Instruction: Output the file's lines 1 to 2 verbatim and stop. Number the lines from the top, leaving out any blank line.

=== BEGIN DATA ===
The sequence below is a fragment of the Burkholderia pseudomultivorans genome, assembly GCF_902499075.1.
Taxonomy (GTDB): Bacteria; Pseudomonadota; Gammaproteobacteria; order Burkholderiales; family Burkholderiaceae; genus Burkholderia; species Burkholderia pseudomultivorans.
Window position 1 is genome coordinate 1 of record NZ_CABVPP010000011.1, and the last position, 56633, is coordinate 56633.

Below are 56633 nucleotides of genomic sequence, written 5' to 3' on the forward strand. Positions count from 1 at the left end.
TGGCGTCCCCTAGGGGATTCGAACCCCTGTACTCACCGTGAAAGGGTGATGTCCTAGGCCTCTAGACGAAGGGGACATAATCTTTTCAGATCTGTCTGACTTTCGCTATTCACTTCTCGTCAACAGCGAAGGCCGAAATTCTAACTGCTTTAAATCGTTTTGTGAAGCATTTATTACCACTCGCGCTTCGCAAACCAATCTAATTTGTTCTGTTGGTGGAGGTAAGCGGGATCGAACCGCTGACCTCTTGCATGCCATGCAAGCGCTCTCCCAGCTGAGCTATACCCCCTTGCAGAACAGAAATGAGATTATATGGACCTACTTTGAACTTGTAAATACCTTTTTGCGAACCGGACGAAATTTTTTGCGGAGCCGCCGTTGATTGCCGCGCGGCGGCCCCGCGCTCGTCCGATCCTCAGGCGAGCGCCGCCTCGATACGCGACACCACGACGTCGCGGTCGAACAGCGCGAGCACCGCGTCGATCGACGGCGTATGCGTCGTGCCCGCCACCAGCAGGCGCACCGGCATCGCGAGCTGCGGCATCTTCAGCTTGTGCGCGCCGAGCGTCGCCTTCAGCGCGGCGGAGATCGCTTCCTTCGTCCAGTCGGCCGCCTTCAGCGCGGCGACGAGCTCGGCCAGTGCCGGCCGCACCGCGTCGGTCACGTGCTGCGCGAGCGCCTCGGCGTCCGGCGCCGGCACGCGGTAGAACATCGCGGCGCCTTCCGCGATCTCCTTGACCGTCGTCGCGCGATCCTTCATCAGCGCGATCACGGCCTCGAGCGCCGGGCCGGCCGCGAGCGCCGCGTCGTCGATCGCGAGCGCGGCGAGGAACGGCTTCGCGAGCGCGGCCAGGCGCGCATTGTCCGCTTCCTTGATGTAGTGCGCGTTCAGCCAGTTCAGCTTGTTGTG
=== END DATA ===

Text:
The sequence below is a fragment of the Burkholderia pseudomultivorans genome, assembly GCF_902499075.1.
Taxonomy (GTDB): Bacteria; Pseudomonadota; Gammaproteobacteria; order Burkholderiales; family Burkholderiaceae; genus Burkholderia; species Burkholderia pseudomultivorans.